Behold the mighty European Union, second only to the U.S. in economic heft. But also witness what a minnow it is in world diplomacy. Is it any wonder the world’s hard-nosed autocrats and nationalists, practitioners of Realpolitik all, don’t take the EU seriously, unless the subject is trade?

The ones laughing loudest right now are the presidents of Turkey and Belarus. Neighbors of the EU, each has been causing trouble. Last week, Europe was supposed to impose sanctions against one of them, Belarus’s Alexander Lukashenko, for his blatant manipulation of the country’s election in August and subsequent crackdown on protesters. Instead, Brussels did nothing. If that seems puzzling, ask the bloc’s third-smallest member state by population: Cyprus.

The island nation vetoed the sanctions, as any member state can because the EU still requires unanimity for all foreign policy decisions. This has been one factor, amid many, that’s neutered European foreign policy over the years. China, for instance, has often been able to “buy” one or more small countries with lavish investment promises in return for their veto against EU censures over human rights.

But why would Cyprus block sanctions against Lukashenko? Is the government in Nicosia not outraged at this dictator’s brutal suppression of peaceful demonstrators, most of whom are women? Of course it is. But, as so often in EU affairs, Cyprus cares a lot more about another conflict: The rising tension with Recep Tayyip Erdogan.

The ethnically Greek population of Cyprus has always had problems with Turkey, which invaded the island in 1974 and ultimately helped establish a rival Turkish republic in the territory’s north that’s recognized only by Ankara. Gas discoveries in the eastern Mediterranean have made these enmities more dangerous, because all adjoining powers are now tussling over maritime borders and drilling rights (see map).

Last month, with a characteristic lack of subtlety, Erdogan dispatched an exploration vessel escorted by military ships to the contested waters. This led to outcries from Greece, Cyprus and others. France even sent its own warship and two fighter jets as an unambiguous gesture.

But Germany, which holds the EU’s rotating presidency, and several other member states don’t want to rush into additional sanctions against Erdogan’s government. They want to give negotiations a chance instead. That’s because the EU and Turkey have to talk about lots of conflicts simultaneously. These negotiations include the treatment of refugees, which Erdogan happily uses as geopolitical pawns. Turkey will be the main topic at the next EU summit.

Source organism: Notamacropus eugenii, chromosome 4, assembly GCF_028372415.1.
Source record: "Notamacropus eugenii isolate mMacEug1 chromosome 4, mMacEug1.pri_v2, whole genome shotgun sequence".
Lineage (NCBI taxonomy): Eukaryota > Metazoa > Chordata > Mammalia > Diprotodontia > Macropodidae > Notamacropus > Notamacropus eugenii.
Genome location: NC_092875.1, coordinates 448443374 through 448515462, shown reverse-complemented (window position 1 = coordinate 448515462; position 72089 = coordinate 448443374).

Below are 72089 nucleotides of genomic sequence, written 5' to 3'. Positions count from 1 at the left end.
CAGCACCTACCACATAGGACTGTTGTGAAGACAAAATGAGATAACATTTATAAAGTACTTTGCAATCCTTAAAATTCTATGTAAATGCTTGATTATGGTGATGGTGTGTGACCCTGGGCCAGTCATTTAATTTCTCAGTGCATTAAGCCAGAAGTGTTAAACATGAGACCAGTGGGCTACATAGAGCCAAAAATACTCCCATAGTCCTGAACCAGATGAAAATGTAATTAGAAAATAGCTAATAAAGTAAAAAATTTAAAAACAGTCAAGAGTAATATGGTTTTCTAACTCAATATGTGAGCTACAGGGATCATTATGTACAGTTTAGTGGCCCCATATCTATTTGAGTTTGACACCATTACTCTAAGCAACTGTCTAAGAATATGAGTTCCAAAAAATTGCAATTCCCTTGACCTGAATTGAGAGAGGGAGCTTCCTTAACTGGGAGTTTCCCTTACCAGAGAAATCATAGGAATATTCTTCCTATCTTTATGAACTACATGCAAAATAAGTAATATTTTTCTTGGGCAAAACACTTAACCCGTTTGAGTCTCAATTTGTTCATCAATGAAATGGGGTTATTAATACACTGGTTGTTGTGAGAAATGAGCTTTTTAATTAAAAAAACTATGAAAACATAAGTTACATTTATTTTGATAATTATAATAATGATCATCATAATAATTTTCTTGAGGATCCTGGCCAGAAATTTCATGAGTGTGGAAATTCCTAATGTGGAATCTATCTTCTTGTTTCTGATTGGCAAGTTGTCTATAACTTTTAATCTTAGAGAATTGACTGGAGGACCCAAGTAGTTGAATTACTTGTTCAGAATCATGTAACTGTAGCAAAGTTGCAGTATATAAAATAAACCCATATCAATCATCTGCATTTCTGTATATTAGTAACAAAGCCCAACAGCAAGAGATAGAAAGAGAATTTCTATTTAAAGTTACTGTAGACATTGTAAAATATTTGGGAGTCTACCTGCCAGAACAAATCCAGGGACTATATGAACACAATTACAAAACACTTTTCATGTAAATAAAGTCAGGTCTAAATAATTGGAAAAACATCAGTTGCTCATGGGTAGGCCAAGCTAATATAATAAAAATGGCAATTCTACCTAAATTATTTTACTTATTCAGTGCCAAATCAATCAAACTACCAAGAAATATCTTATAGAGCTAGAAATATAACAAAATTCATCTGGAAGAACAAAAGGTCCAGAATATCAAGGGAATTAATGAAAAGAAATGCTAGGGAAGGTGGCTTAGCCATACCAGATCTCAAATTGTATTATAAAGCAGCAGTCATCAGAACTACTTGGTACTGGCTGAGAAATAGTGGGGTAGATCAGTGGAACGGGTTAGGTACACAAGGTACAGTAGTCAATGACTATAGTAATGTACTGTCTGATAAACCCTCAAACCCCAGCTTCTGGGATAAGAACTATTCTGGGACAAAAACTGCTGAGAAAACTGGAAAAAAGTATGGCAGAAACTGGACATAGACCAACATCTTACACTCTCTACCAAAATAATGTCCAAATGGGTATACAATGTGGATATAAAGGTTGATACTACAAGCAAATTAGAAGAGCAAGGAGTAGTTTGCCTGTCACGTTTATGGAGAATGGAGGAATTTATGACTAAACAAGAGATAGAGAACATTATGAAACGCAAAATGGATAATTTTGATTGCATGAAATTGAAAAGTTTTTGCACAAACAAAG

Cyprus fears that Germany and the EU aren’t ready to be tough enough on Erdogan. So Nicosia grasped its only lever of power and is holding the Belarusian sanctions hostage until the EU also expands its measures against Turkey.

It’s entirely understandable that different member states will have different foreign policy interests, often based on their geography, history and even (as in Cyprus) national identity. But this also used to be true in trade policy, where the interests, say, of French farmers and German carmakers aren’t remotely aligned. Nonetheless, a consensus eventually prevailed that Europe is stronger if it negotiates as one trading bloc, even if this means not every national interest gets equal priority.

So it should be possible for a similar consensus to take hold on foreign policy. After all, just as Cyprus can “win” one round, Poland or Lithuania could return the favor next time by blocking sanctions against Turkey unless Cyprus comes around on Belarus. France and Italy could veto each other’s interests in the name of Libya, where they’ve been on opposing sides of the civil war. And various countries might like to block any initiative until the German government finally kills a controversial pipeline between Russia and Germany. As long as anybody can block everybody, all lose.

This insanity must stop. The solution, as the president of the European Commission, Ursula von der Leyen, pleaded recently in her “state of the union,” is called qualified majority voting. The 27 members would impose sanctions or make declarations on human rights if 55 percent of member states representing at least 65 percent of the EU’s population are in favor.

Majority voting wouldn’t please every member state all the time. But it’s the only way to give the EU any chance of ever speaking with one voice in foreign affairs. And in a geopolitically strained world, Europe needs such a voice to be heard at all, as it’s finally realizing in its dealings with China. Ditching the unanimity requirement in European foreign policy is an idea whose time has come.

Andreas Kluth is a columnist for Bloomberg Opinion. He was previously editor in chief of Handelsblatt Global and a writer for the Economist. He’s the author of ‘Hannibal and Me.’

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